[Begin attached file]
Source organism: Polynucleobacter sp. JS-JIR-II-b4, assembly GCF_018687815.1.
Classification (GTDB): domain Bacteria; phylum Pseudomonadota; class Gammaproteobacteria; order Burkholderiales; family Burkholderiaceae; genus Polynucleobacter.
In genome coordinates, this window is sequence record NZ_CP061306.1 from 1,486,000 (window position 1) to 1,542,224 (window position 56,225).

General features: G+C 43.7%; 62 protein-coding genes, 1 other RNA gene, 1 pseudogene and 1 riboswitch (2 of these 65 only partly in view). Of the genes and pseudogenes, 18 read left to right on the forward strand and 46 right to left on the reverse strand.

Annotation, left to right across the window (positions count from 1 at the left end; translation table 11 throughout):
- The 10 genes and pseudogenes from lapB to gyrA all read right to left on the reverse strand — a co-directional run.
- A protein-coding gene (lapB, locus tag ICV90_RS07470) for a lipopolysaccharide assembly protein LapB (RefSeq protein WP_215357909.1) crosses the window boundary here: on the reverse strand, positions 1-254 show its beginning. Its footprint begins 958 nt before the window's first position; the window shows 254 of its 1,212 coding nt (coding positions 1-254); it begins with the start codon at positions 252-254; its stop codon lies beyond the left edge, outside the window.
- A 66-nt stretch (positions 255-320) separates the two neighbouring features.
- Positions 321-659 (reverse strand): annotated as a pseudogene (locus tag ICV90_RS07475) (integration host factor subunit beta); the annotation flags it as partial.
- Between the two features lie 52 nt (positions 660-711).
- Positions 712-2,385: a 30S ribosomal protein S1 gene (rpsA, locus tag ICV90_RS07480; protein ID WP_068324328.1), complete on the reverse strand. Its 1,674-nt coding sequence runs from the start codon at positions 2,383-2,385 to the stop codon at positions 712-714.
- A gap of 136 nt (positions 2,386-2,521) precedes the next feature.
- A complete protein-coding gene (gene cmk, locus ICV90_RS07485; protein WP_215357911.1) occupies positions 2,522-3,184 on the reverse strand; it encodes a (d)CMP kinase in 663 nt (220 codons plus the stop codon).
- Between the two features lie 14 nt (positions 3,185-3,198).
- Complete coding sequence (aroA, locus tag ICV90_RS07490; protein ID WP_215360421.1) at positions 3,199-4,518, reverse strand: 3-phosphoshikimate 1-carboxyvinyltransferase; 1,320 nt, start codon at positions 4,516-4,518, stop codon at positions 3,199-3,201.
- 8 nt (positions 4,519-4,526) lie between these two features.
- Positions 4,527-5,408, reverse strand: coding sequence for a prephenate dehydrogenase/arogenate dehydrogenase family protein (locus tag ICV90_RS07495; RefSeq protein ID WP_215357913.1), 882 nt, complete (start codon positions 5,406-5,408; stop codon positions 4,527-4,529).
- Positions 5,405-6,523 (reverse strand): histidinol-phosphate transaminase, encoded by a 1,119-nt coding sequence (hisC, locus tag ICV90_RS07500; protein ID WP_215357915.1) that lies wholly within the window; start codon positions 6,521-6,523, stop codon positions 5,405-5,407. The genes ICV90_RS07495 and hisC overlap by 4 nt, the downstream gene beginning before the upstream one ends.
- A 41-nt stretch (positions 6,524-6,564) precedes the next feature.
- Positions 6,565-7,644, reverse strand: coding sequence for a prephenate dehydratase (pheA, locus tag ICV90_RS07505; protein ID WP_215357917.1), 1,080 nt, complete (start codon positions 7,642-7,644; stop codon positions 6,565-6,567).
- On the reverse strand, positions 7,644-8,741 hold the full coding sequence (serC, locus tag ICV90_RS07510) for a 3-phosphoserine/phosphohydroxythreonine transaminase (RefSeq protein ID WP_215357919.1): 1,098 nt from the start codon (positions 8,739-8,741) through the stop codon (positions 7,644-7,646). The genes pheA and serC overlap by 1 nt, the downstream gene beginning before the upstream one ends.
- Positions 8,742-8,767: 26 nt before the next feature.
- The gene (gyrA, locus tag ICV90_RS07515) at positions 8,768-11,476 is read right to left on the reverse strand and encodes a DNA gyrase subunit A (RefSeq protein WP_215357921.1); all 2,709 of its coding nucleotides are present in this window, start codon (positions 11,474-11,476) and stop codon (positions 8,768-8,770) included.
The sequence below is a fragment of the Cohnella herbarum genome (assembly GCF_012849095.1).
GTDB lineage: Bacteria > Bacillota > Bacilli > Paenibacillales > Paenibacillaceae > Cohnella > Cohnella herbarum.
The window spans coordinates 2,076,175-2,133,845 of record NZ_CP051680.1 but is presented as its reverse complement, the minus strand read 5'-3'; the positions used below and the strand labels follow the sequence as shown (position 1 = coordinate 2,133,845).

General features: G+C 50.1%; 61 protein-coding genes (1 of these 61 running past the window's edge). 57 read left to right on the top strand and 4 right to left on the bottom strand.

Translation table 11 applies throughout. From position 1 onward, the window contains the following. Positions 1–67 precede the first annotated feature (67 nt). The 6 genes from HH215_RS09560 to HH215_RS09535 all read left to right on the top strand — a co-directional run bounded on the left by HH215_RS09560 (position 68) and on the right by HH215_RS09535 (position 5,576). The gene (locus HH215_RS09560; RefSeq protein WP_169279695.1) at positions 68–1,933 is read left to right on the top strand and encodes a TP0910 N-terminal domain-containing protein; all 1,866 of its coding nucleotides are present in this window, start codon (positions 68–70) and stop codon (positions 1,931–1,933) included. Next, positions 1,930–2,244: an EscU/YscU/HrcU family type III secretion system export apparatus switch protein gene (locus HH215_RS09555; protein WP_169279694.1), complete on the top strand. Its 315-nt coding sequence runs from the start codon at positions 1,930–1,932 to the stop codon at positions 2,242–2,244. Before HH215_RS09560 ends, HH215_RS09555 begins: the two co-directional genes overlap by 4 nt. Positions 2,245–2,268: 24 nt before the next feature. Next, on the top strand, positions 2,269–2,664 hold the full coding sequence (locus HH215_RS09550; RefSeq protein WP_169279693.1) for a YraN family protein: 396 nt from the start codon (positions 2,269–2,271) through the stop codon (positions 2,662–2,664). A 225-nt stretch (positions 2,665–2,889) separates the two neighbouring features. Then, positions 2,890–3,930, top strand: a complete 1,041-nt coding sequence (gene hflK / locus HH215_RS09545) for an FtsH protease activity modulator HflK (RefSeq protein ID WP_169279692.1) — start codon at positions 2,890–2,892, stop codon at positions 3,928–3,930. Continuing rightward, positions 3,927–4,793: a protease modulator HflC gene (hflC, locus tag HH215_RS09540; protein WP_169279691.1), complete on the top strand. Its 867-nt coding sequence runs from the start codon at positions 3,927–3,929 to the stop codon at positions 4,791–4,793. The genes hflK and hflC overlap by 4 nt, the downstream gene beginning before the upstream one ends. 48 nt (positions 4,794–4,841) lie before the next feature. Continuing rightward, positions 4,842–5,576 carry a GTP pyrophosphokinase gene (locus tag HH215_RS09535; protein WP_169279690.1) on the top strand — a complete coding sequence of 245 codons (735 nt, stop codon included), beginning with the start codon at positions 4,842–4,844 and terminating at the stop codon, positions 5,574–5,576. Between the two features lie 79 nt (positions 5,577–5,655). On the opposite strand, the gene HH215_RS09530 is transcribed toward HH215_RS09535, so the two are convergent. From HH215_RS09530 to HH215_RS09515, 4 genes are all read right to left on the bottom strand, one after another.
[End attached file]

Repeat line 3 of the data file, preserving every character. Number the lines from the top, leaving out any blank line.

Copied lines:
In genome coordinates, this window is sequence record NZ_CP061306.1 from 1,486,000 (window position 1) to 1,542,224 (window position 56,225).